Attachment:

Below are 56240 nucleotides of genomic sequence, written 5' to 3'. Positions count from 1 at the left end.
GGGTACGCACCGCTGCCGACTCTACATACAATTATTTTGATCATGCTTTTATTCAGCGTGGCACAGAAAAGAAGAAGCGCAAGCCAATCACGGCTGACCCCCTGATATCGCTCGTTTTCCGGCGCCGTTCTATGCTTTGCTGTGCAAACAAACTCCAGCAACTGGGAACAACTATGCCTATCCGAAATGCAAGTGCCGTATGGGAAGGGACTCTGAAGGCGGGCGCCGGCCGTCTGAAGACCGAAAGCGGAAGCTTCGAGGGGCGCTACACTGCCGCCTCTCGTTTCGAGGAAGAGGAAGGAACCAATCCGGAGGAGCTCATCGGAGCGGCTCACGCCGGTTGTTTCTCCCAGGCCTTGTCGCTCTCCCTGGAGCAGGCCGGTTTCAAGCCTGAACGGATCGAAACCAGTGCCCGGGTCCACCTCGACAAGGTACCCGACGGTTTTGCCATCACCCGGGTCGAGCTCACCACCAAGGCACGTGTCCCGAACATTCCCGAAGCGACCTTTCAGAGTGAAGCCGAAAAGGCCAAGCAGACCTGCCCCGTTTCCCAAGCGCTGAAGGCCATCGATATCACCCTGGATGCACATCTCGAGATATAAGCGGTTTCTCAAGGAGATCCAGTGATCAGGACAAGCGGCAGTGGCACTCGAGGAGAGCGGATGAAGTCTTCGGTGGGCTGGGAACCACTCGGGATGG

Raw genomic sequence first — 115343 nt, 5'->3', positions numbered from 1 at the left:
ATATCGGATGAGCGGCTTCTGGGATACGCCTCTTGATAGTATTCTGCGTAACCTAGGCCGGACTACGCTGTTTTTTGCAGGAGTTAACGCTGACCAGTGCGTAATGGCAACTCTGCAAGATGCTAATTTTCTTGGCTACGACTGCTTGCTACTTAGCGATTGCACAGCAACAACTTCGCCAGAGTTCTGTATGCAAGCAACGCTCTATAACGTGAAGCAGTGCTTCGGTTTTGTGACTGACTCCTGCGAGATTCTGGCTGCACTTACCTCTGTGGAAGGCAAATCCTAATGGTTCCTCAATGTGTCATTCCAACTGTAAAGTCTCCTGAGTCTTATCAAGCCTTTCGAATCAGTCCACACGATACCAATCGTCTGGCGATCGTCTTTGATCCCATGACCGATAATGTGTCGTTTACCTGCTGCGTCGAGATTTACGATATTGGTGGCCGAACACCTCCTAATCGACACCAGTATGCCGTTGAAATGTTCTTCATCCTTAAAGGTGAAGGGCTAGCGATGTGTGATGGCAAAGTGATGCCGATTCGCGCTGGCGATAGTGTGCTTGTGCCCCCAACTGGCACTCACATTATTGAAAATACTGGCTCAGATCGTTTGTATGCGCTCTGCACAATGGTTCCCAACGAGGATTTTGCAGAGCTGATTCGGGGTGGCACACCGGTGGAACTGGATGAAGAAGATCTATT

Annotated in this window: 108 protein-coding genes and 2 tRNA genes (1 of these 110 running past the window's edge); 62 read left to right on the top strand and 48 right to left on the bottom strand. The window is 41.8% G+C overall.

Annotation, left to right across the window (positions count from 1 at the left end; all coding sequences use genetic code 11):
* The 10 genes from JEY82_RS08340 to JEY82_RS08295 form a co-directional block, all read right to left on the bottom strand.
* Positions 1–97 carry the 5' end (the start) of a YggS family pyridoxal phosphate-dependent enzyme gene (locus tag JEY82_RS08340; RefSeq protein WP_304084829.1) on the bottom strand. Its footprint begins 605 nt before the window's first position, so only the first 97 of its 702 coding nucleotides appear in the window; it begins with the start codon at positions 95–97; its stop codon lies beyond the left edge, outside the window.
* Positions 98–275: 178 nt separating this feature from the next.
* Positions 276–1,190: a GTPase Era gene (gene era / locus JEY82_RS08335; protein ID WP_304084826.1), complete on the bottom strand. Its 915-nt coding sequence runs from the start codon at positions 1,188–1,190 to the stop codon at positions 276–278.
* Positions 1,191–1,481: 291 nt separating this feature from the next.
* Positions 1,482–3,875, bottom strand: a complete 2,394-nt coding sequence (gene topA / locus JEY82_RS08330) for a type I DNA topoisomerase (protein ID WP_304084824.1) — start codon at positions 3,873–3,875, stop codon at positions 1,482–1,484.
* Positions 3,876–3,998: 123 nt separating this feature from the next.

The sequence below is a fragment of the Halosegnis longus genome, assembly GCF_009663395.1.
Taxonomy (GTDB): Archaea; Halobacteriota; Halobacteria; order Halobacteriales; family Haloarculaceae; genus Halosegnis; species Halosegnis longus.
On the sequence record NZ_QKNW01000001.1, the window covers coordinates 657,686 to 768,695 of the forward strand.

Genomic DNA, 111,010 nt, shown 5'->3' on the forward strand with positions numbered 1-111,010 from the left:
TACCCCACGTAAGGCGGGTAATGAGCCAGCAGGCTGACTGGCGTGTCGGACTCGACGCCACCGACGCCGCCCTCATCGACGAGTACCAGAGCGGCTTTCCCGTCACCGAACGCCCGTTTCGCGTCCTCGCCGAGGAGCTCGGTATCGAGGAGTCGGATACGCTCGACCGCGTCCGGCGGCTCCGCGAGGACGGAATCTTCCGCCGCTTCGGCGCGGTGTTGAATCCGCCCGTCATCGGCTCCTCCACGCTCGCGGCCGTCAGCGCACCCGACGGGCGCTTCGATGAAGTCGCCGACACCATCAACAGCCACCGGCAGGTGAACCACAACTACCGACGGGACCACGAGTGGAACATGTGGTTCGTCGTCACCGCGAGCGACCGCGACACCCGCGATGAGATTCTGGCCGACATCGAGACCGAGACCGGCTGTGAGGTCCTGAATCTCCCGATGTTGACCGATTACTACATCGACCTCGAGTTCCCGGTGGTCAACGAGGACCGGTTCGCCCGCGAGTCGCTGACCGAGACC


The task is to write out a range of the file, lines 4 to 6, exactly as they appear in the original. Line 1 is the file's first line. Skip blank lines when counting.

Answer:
ATATCGGATGAGCGGCTTCTGGGATACGCCTCTTGATAGTATTCTGCGTAACCTAGGCCGGACTACGCTGTTTTTTGCAGGAGTTAACGCTGACCAGTGCGTAATGGCAACTCTGCAAGATGCTAATTTTCTTGGCTACGACTGCTTGCTACTTAGCGATTGCACAGCAACAACTTCGCCAGAGTTCTGTATGCAAGCAACGCTCTATAACGTGAAGCAGTGCTTCGGTTTTGTGACTGACTCCTGCGAGATTCTGGCTGCACTTACCTCTGTGGAAGGCAAATCCTAATGGTTCCTCAATGTGTCATTCCAACTGTAAAGTCTCCTGAGTCTTATCAAGCCTTTCGAATCAGTCCACACGATACCAATCGTCTGGCGATCGTCTTTGATCCCATGACCGATAATGTGTCGTTTACCTGCTGCGTCGAGATTTACGATATTGGTGGCCGAACACCTCCTAATCGACACCAGTATGCCGTTGAAATGTTCTTCATCCTTAAAGGTGAAGGGCTAGCGATGTGTGATGGCAAAGTGATGCCGATTCGCGCTGGCGATAGTGTGCTTGTGCCCCCAACTGGCACTCACATTATTGAAAATACTGGCTCAGATCGTTTGTATGCGCTCTGCACAATGGTTCCCAACGAGGATTTTGCAGAGCTGATTCGGGGTGGCACACCGGTGGAACTGGATGAAGAAGATCTATT

Annotated in this window: 108 protein-coding genes and 2 tRNA genes (1 of these 110 running past the window's edge); 62 read left to right on the top strand and 48 right to left on the bottom strand. The window is 41.8% G+C overall.

Annotation, left to right across the window (positions count from 1 at the left end; all coding sequences use genetic code 11):